Bottle feeding or replacement cow? Which do you prefer?greenspun.com : LUSENET : Countryside : One Thread
Greetings all, I had the good fortune to meet the owners of an organic dairy here in Oregon, who sold me an absolutely wonderful Jersey "springer", along with 4 healthy bull calves. She had only had one calf herself (2 1/2 yrs old), and had pre-mastitis in her back two teats. As they are organic, treating her was out of the question. So I took a chance and brought her home. Total price--385.00 for all. I milked her for the first 2 days, then introduced the calves one at a time, until by day 3, she had accepted all 4 of them. Sucked the mastitis right out of her. What a cow! She's as gentle as can be. I hate to admit it, but I've kind of grown fond of her. I suppose that's ok, as she'll likely spend her life here, barring anything unforseen. I have to say, it's been one of the best financial, as well as labor saving moves I have ever made, at least on the farm.
In the past, I have raised Holstein's using the bottle method. It takes 2 bags of replacement milk per calf to get 'em up to 8 weeks, at which time I have weaned them due to economic considerations. Milk replacer alone costs $40.00 a bag, X 8=320.00 for 4 calves in milk alone, not to mention the work involved.
Anybody out there have any experience raising calves with a replacement cow? I will probably wean them at 12 weeks (September 1st), sell 2, and buy 4 more to introduce. How long can one continue this kind of rotation without re-breeding her? She gets 2 coffee cans of 16% grain twice a day, along with good irrigated pasture, and is maintaining her weight very well. Calves are nursing and grazing, with very little grain (couple of handfulls/day) and look great. Any suggestions or ideas either way would be appreciated. Thanks in advance, Charlie in Western Oregon.
-- Charlie P. (email@example.com), August 13, 2001
Having experienced both methods, no contest. The cow was designed to raise calves. The bucket/bottle is a poor second and requires cleaning, transporting of milk, the calves butt it and the milk spills (bucket) or they suck the bottle dry in no time and want more. With a mama cow they receive not only milk, but nurturing and training. Your cow will probably raise several calves without rebreeding her, but you could let her rest a couple months before she freshens again. We are prejudiced, but Jerseys are wonderful. Just don't breed her to a larger-breed bull, stay with a Jersey or Angus, or milking Shorthorn bull or go AI. Good luck, and enjoy your cow.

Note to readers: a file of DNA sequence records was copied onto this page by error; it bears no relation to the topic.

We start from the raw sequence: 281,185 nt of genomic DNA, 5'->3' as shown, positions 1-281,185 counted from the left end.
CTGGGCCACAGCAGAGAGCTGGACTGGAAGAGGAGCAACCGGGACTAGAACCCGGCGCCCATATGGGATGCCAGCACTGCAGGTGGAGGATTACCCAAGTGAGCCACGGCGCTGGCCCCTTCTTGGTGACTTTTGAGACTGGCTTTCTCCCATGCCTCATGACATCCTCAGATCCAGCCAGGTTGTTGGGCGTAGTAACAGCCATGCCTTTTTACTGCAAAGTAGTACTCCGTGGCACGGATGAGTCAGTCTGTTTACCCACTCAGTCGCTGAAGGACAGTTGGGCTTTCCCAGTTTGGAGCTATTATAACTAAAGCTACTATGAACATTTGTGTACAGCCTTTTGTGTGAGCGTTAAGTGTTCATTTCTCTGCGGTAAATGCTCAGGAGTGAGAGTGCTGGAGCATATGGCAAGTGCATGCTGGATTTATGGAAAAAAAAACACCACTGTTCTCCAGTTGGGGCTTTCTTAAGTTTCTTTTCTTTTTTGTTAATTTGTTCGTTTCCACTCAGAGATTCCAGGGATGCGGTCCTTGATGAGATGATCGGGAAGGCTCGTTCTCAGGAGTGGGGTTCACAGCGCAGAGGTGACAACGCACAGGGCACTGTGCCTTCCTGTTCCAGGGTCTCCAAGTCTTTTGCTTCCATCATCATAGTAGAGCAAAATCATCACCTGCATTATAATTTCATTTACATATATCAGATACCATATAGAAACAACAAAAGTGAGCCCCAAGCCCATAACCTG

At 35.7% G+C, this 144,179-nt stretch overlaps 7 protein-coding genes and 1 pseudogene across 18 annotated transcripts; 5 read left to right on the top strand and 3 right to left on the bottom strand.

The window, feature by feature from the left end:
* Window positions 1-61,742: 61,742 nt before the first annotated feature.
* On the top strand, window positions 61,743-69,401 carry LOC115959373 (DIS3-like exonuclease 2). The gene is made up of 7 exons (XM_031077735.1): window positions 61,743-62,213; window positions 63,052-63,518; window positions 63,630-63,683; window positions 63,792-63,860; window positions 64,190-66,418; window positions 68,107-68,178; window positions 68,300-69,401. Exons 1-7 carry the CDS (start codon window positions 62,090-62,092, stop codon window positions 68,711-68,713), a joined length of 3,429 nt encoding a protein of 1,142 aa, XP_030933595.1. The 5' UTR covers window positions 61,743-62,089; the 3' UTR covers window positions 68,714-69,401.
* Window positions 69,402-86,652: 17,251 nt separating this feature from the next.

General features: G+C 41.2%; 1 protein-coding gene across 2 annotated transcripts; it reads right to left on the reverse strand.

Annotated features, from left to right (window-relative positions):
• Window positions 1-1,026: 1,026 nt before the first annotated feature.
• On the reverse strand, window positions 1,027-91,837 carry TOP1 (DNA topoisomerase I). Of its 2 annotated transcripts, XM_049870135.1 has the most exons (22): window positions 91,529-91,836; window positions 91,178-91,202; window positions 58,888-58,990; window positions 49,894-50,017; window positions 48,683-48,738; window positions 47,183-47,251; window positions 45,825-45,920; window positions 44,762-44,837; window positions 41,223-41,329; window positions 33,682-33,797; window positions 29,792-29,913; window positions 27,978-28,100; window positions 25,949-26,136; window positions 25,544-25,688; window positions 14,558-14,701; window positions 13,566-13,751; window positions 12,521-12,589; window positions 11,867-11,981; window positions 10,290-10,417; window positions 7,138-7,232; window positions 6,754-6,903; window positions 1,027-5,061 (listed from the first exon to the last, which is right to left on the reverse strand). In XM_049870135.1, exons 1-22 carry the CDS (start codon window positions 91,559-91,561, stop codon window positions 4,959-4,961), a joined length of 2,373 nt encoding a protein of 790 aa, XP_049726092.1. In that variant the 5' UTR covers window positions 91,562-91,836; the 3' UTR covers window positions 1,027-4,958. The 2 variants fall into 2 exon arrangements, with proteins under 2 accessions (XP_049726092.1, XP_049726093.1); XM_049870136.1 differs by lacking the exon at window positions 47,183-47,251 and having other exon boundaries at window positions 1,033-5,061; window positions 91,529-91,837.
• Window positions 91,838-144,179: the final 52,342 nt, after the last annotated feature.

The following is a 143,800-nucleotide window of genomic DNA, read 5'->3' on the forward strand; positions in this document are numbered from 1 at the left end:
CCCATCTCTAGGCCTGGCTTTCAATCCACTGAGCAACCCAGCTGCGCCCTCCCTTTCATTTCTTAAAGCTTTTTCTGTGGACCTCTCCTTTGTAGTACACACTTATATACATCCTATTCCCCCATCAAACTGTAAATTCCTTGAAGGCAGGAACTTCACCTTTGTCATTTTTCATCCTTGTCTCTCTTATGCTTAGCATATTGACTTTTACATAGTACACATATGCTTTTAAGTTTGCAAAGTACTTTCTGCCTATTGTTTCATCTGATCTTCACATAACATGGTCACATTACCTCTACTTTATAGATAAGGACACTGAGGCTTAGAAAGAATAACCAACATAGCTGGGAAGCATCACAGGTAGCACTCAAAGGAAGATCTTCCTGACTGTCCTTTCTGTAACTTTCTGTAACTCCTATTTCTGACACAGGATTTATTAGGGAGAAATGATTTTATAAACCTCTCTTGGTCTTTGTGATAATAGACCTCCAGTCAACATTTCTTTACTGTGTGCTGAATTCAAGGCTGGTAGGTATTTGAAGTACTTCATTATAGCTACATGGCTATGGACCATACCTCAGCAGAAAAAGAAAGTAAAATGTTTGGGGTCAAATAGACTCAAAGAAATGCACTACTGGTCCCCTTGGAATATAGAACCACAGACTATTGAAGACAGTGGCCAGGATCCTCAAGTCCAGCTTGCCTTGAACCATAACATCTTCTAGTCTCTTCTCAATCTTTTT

-- Taylor (firstname.lastname@example.org), August 15, 2001.
We do this same thing with the milk cow and calves, - with a variation. We keep the calves in the barn and bring the cow in morning and night. The calves have grain in front of them and water all the time.
They completely empty her morning and night, but she gets a break from them during the day and night. (Many cows will never actually own strange calves enough to be turned out full time with them and will only let them nurse when they are being fed their grain twice a day.)
We put four calves on the cow until they are ready to wean (as early as 300 pounds) and then another set of four until they are to wean. The last time, when she is toward the end of her lactation and not producing as much milk, we just put two.
Incidently, about the milk replacer calves. We put 25 pounds of milk replacer through each calf. By that time, we have them eating grain. Any more than 25 pound (and, it is really all them need to take them to grain eating) and you have invested too much money.
-- homestead2 (email@example.com), August 16, 2001.